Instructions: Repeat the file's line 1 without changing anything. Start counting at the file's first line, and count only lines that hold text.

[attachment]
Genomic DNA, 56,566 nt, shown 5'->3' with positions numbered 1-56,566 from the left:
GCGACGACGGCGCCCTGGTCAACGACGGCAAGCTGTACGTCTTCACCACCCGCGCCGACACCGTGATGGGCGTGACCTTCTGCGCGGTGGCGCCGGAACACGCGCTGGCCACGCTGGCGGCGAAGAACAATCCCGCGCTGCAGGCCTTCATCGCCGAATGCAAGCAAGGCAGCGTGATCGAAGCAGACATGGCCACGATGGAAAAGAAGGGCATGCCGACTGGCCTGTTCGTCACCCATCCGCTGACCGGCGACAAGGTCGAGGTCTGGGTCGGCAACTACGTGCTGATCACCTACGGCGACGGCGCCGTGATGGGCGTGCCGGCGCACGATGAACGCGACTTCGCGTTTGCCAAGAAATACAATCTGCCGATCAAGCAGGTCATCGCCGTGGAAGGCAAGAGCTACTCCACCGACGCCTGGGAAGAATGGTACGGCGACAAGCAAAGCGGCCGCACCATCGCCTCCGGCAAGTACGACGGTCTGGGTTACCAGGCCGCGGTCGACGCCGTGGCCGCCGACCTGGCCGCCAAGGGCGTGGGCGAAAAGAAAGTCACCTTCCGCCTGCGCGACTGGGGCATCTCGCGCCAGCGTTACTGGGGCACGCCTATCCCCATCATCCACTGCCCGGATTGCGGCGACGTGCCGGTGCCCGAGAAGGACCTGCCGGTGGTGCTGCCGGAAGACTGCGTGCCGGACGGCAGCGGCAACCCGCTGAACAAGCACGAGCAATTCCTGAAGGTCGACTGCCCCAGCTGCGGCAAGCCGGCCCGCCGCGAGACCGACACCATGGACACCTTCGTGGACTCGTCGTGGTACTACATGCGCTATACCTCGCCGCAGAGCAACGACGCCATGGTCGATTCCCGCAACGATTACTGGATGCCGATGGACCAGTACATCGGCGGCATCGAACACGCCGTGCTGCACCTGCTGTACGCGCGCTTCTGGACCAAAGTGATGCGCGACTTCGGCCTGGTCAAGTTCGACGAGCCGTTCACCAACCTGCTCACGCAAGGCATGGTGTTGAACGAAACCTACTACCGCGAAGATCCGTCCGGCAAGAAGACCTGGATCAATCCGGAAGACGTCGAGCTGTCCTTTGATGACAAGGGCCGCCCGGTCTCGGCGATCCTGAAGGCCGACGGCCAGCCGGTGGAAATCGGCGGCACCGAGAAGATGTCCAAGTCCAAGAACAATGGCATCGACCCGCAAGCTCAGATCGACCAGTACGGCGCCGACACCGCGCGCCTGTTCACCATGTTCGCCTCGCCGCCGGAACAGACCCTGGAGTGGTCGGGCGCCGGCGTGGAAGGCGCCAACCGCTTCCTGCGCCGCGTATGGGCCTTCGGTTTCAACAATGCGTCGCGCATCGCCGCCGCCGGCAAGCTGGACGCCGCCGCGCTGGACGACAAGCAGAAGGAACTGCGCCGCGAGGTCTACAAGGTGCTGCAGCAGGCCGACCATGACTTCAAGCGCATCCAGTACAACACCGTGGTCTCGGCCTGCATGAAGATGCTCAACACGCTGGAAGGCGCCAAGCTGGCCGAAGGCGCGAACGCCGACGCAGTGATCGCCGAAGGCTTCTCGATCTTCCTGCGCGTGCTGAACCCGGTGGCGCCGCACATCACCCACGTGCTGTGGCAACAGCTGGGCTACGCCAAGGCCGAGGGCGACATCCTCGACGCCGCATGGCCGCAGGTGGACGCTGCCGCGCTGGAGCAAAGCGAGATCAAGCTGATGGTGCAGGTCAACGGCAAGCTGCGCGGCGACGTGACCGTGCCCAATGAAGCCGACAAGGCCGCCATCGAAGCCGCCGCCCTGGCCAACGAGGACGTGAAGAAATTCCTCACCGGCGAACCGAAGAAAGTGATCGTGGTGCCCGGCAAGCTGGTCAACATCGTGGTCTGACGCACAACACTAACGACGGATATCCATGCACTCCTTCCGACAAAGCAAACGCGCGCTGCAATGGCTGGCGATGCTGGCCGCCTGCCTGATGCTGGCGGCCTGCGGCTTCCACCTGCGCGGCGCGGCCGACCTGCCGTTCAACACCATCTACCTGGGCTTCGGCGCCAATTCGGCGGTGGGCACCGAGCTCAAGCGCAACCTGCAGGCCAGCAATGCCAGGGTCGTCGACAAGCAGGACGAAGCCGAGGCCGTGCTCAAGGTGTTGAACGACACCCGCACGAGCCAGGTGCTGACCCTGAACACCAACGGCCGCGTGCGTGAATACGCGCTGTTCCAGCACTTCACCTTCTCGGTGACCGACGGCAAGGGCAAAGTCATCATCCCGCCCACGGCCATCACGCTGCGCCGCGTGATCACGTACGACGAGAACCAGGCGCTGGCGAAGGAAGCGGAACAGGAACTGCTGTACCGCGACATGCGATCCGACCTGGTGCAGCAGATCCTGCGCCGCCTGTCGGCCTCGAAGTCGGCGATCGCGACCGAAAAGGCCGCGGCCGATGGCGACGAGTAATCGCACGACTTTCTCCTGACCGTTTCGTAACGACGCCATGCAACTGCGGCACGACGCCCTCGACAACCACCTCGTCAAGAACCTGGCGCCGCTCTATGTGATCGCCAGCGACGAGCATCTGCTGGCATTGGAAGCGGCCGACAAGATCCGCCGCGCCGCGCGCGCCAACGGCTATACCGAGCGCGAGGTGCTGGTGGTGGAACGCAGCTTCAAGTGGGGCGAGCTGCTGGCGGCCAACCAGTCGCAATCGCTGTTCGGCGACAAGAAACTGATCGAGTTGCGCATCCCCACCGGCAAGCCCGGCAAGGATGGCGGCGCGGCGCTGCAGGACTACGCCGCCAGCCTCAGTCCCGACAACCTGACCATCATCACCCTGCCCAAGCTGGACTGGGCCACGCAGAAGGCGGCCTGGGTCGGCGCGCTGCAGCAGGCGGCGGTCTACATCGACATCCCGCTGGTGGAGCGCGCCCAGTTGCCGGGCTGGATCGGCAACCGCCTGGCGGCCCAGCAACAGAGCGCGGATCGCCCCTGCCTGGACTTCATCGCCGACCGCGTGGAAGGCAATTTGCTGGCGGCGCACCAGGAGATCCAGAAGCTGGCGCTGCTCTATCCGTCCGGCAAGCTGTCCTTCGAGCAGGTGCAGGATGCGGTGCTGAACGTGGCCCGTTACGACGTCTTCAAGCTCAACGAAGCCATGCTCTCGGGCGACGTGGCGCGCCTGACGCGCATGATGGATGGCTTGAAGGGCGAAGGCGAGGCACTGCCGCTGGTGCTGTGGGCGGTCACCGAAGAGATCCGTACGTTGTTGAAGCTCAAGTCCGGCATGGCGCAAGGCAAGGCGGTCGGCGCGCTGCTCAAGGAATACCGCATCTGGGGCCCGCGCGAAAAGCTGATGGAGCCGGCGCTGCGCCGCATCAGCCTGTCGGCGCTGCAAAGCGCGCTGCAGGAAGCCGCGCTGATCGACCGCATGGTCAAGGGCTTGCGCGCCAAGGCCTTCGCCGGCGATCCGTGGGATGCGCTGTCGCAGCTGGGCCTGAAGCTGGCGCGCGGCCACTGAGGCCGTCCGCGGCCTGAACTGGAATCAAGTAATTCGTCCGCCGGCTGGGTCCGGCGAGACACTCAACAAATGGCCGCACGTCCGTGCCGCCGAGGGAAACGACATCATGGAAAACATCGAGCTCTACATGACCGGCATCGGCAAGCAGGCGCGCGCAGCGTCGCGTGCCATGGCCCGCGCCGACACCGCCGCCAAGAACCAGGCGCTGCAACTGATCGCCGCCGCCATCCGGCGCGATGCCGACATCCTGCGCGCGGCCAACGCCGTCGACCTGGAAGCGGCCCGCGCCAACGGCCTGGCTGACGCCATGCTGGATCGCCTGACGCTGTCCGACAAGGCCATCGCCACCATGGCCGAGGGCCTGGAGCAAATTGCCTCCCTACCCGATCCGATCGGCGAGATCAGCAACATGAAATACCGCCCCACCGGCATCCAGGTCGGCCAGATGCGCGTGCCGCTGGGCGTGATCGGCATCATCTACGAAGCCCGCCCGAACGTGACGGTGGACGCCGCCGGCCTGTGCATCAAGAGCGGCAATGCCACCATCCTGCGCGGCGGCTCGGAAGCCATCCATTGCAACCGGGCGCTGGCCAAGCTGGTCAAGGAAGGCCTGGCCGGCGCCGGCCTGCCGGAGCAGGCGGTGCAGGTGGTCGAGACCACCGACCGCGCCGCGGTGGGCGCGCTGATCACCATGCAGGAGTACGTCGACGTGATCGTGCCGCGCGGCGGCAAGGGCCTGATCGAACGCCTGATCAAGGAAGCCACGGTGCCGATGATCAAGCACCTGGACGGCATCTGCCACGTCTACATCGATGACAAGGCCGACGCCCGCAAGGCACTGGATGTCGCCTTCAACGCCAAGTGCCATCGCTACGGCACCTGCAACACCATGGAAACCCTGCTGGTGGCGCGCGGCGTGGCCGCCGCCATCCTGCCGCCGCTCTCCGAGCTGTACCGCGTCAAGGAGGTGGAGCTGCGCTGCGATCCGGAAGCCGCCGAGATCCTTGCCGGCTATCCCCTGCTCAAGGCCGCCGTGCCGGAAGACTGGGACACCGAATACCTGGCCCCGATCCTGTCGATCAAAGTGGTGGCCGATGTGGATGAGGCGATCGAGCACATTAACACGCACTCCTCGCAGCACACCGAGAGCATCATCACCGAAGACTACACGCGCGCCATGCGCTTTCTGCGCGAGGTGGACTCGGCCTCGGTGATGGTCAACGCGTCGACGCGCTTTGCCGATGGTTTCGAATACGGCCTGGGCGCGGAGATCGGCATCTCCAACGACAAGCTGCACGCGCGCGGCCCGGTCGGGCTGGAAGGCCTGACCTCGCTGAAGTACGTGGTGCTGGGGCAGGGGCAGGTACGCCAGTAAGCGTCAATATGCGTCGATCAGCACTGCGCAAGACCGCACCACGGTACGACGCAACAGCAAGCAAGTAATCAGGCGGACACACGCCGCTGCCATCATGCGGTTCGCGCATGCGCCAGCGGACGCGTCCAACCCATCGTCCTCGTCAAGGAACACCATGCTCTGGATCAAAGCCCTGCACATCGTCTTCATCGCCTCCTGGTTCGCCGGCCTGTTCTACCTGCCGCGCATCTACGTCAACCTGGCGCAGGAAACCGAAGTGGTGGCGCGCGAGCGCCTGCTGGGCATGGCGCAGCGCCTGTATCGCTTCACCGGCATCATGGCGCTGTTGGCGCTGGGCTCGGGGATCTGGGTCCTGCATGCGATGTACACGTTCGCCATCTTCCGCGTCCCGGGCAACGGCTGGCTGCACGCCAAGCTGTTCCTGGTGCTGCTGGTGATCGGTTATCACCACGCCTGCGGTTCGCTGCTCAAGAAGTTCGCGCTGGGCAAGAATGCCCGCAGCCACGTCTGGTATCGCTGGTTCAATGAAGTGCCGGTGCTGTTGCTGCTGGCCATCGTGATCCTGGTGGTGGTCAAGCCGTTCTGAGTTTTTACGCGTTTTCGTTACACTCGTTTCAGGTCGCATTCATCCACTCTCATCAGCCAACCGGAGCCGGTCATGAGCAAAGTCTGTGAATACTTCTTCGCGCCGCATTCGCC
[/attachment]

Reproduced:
Genomic DNA, 56,566 nt, shown 5'->3' with positions numbered 1-56,566 from the left: